Delivering training to support the use and implementation of quality standards
This toolkit is for people who would like to deliver a training event on quality in drug prevention. It will be of interest to people working for local government or specialised training companies (e.g. providers of courses for practitioners), practitioners who also deliver training, people working at non-governmental organisations (NGOs), University lecturers, or health education providers who work with others (e.g. teachers) to encourage effective prevention.
Toolkit 3 is of particular value if you wish to:
- Show others how to use quality standards when planning and reviewing drug prevention activities
- Develop ideas on how to deliver training on quality standards in an interactive and engaging way
- Benefit from ready-prepared materials, including presentation slides, handouts and evaluation questionnaires
Please click on the links below to access the individual files corresponding to the toolkit contents in English:
- Trainers’ Guide (PDF file, 1.2 MB)
- Training Planning Grid (Word document)
- PowerPoint slides for all Units, with commentary (3.9 MB)
- Recording of EDPQS Presentation (Unit 2) (EDPQS YouTube channel will open in a new window)
- Handouts for participants (PDF file)
- Covering page for participant handout packs (Word document)
- Pre-seminar questionnaire (Word document)
- Post-seminar questionnaire (Word document)
- Evaluation summary template (Excel file)
- Trainer self-reflection (Word document)
- Trainers’ conclusions (Word document)
You can also download all files (except the recording of Unit 2) at once as a *.zip file (5.7 MB).
You can also find additional training ideas at the bottom of this page.
Important: Please inform us if you intend to deliver training on EDPQS (see below).
Translations into other languages
This toolkit is currently only available in English. Translations into further languages will be added to this page if they become available. If you are interested in translating Toolkit 3, please observe our translation guidelines.
About EDPQS Toolkit 3
Rachele Donini and her colleagues from ASL 2 Savonese introduce EDPQS Toolkit 3, explaining how it was developed and how it can be used.
EDPQS Toolkit 3 is intended for those wishing to provide training on quality standards in prevention. The Toolkit allows trainers to utilise existing knowledge and materials relating to training on EDPQS, instead of having to develop new materials from scratch. The Toolkit was developed on the basis of several years’ experience of delivering seminars on the EDPQS, as well as in-depth input from a range of stakeholders (see also these slides presented at the Sixth EUSPR Conference and Members’ Meeting, 22-24 October 2015, Ljubljana, Slovenia). The Toolkit was also tested in practice prior to publication.
The Toolkit contains different Units (lectures and interactive sessions) that can be combined in modules of varying length (half-day, one day, two days) and tailored by participant group (e.g. practitioners, policy-makers, University students).
The Toolkit consists of the following documents:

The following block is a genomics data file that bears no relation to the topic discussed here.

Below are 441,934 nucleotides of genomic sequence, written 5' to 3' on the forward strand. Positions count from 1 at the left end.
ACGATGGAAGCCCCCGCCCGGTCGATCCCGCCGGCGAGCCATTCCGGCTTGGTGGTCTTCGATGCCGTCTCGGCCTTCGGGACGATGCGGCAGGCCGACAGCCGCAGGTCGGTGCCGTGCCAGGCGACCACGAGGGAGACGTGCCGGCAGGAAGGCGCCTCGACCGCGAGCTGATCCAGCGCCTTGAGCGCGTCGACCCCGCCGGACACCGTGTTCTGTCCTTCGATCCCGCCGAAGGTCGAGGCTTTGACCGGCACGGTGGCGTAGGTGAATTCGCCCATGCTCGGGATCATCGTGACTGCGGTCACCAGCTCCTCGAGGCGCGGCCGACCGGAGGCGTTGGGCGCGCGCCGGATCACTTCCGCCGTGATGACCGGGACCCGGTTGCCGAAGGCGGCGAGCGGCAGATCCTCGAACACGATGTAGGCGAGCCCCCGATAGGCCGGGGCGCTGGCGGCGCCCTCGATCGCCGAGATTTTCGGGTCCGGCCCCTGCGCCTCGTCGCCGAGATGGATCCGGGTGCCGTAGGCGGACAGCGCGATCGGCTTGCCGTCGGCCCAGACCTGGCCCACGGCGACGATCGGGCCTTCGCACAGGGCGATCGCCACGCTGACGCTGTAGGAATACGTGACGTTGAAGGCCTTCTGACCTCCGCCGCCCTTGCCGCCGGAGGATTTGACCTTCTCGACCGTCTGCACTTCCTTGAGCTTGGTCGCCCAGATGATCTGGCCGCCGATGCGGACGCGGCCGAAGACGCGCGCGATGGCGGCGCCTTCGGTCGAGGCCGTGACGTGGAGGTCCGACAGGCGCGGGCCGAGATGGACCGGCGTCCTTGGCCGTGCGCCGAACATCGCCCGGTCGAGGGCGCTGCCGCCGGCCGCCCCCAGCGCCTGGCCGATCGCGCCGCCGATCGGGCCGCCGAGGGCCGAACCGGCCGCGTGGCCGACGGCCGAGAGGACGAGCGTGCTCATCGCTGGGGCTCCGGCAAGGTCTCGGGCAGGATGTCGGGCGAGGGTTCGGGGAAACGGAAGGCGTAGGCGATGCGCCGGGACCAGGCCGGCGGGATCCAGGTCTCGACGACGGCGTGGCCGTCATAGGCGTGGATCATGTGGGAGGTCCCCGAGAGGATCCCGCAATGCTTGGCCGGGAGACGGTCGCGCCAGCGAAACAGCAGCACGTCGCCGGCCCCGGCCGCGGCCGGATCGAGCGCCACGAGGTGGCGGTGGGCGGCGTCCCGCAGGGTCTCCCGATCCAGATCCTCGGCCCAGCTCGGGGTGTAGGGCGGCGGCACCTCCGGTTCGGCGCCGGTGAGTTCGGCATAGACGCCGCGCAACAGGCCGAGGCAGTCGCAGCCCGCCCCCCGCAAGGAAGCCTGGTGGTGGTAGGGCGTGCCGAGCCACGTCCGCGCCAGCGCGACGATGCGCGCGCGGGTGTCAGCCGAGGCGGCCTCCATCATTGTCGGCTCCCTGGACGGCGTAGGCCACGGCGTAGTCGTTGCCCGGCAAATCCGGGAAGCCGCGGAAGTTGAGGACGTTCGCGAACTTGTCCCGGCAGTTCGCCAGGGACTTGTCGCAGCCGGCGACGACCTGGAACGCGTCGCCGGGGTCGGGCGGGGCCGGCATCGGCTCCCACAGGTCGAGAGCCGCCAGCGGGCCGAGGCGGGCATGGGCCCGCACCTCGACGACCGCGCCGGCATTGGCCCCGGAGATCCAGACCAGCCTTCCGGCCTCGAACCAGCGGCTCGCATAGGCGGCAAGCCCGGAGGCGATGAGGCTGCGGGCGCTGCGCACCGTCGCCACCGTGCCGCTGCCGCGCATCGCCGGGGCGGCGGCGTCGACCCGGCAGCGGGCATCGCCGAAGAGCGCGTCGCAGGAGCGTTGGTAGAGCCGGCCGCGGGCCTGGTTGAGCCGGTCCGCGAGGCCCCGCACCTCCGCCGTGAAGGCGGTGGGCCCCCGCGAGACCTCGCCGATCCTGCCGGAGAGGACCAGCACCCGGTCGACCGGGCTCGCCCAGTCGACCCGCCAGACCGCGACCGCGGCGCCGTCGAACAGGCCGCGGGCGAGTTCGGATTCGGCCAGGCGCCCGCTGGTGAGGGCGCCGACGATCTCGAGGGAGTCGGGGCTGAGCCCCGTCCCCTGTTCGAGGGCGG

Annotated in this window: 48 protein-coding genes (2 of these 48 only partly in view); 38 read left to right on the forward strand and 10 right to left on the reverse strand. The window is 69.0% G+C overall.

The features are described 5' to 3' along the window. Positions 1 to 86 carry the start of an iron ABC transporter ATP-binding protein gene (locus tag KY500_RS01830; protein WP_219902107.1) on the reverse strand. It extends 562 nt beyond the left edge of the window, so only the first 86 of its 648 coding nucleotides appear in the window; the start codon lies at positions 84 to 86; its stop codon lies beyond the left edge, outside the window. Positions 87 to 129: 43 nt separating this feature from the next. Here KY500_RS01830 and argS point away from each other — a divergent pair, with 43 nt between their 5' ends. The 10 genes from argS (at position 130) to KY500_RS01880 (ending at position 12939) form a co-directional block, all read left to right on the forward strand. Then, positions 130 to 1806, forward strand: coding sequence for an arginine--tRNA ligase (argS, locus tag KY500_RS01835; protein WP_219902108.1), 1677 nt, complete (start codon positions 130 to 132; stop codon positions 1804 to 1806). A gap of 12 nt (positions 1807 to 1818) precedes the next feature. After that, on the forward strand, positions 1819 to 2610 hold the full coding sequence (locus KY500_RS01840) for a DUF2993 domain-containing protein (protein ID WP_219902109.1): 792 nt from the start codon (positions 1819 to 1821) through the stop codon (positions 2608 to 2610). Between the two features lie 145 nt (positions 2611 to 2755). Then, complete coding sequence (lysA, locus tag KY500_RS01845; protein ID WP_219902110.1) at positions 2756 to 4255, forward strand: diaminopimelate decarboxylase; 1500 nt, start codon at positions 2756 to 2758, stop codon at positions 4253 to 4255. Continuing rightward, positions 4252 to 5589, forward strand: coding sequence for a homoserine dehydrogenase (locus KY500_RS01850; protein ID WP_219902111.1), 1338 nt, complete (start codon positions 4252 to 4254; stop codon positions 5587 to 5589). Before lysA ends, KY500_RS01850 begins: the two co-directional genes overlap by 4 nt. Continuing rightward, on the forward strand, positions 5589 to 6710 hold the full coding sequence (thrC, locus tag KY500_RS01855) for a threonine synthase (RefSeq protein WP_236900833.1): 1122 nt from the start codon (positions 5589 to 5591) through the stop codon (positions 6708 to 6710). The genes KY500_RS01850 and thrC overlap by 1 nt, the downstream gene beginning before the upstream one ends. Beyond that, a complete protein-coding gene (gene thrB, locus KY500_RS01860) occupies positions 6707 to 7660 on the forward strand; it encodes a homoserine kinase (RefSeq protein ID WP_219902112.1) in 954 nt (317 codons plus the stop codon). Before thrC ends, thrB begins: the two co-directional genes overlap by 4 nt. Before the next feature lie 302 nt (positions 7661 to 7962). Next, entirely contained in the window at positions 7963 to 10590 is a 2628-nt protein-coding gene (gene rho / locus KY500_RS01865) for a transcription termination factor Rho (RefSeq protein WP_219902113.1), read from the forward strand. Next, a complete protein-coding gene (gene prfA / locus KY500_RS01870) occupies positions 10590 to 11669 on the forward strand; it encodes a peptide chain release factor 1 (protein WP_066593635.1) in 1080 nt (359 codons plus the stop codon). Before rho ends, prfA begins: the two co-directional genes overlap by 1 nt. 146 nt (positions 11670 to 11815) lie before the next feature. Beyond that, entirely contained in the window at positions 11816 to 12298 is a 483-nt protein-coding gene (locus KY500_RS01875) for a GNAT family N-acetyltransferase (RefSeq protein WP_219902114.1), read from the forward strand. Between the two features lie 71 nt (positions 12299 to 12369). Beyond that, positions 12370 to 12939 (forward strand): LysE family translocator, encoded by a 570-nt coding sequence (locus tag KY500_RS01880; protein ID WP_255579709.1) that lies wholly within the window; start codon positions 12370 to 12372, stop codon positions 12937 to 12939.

- Trainers’ Guide – the key resource in this toolkit, including descriptions of all the activities (“Units”) suggested for training on EDPQS, as well as practical tips for success
- Training Planning Grid – a grid to help trainers plan for specific training events using this Toolkit
- PowerPoint slides – a set of slides to support all the Units outlined in the Trainers’ Guide, with a detailed commentary to help trainers talk through the slides
- Recording of EDPQS Presentation – this recording guides trainers through the presentation of the EDPQS in Unit 2, it will be particularly helpful for trainers who’ve not previously heard a presentation about EDPQS
- Handouts for participants – this document includes all the handouts which participants will receive during the training
- Pre-seminar questionnaire – a questionnaire that can be sent to participants prior to the training; it helps to find out more about the training participants in order to better plan the training and it also collects baseline data to support the evaluation of the training
- Post-seminar questionnaire – a questionnaire that can be given to participants after the training; it helps to find out how participants liked the training and what they learnt from it, thus supporting the evaluation of the training with a view to improving future training events
- Evaluation summary template – an Excel file to help trainers record and interpret the findings from the evaluation of the training
- Trainer self-reflection – a questionnaire that trainers can complete immediately after the training event to reflect on what they thought went well and what should be done differently next time
EDPQS Toolkit 3 was a key output of Phase II of the EDPQS project.
If you intend to deliver training on EDPQS
Toolkit 3 gives you all the information you need to deliver a high quality training event on EDPQS. To help us coordinate training events and to allow us to support trainers, please contact us at firstname.lastname@example.org if you intend to deliver training on the EDPQS. Kindly send us the following information:
- Your contact details (name, organisation)
- Context of the training (e.g. workshop, integrated in a course)
- Number and professional background of participants
- Is the training provided not-for-profit or for-profit?
- Will it be a one-off event or do you plan to repeat this event?
- Any questions you may have concerning the training